Another summer, another Saturday of escape into a fantasy of the past. In the depths of winter my husband and I share a litany of future joys, as certain in our life as the rising sun. Part of our litany is always, “We’ll go back to the Faire.” The Bristol Renaissance Faire, midway between Milwaukee and Chicago, has never failed us yet.
Each year delights us with a blend of familiar and fresh. While our favorite porcupine wasn’t at this year’s petting zoo, we got to gape at a large horned zebu cow from Africa. We missed a couple of bands we enjoy and happened onto others that kept us smiling. I shot six arrows from a miniature crossbow. Only one hit the target.
What do you suppose time travelers from Elizabethan England would make of it all? Would they find anything familiar? Not the fairy wings, accordion music, or chocolate-coated bananas. It doesn’t matter. Historical accuracy matters a lot for nonfiction, quite a bit for historical fiction, and not at all for playing at the past. Getting to pick and choose makes the Faire a lot more fun—not to mention safer and more healthful—than if we could actually travel back in time.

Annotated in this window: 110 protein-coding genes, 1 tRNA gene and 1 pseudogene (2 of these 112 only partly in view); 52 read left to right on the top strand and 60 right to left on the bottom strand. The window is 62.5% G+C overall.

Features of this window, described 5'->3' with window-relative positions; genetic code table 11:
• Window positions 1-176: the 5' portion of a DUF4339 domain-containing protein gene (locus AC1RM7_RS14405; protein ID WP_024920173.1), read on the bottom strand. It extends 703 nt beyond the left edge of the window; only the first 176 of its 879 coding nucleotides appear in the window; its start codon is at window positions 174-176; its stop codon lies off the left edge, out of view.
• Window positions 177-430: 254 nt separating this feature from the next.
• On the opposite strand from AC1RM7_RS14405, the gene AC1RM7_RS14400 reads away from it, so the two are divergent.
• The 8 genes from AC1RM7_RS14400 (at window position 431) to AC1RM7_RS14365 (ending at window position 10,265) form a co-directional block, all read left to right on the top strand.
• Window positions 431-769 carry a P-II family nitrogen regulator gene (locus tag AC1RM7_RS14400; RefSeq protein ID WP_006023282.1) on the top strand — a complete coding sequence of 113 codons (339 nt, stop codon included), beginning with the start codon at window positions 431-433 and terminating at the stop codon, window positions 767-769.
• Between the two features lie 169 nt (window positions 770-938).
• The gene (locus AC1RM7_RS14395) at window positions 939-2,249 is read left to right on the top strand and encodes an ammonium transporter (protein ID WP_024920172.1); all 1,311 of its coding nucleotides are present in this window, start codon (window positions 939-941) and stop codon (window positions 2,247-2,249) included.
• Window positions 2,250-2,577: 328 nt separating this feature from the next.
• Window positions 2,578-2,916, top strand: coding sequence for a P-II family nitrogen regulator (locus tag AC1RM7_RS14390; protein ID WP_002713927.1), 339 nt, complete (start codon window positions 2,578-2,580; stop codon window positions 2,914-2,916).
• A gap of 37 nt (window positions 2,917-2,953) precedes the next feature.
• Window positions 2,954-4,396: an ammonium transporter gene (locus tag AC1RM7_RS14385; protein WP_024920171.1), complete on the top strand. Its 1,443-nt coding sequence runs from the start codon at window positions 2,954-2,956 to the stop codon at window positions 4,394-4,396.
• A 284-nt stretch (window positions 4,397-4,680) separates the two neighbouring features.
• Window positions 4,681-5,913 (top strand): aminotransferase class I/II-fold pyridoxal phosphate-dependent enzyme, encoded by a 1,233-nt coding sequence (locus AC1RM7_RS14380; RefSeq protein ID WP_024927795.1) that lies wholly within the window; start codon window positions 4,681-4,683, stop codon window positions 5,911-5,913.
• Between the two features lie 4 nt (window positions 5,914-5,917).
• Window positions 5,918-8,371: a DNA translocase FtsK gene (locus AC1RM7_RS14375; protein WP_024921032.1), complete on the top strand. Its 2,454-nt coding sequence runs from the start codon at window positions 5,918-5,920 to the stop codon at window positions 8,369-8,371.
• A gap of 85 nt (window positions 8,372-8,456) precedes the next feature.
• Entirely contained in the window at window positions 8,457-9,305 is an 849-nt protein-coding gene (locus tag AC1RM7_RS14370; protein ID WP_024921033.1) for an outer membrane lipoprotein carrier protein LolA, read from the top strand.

The drive home took us through Wisconsin countryside devastated by flash floods. Roads and bridges were out, vehicles half under water, farm fields transformed into ponds. I’ll bet a flood disaster would make perfect sense to visitors from the Renaissance. In real life they, like the residents of this week’s flood-land, didn’t get to pick and choose.
An 18-month-old boy was the third child paralyzed by naturally occurring poliovirus in Pakistan in 2017, we learned last week. Polio struck four so far in Afghanistan. Just seven in all the world. Tragic for them and their families, but remarkable compared to 350,000 cases a year in 1988 when the Global Polio Eradication Initiative began.
When I’m not writing blog entries or historical fiction, my major project is writing the ongoing history of polio eradication. Conveying the drama gets harder as eradication draws near. Don’t blame the media for reporting polio outbreaks more often than achievements. Bad news draws us, the adrenaline rush is so delicious.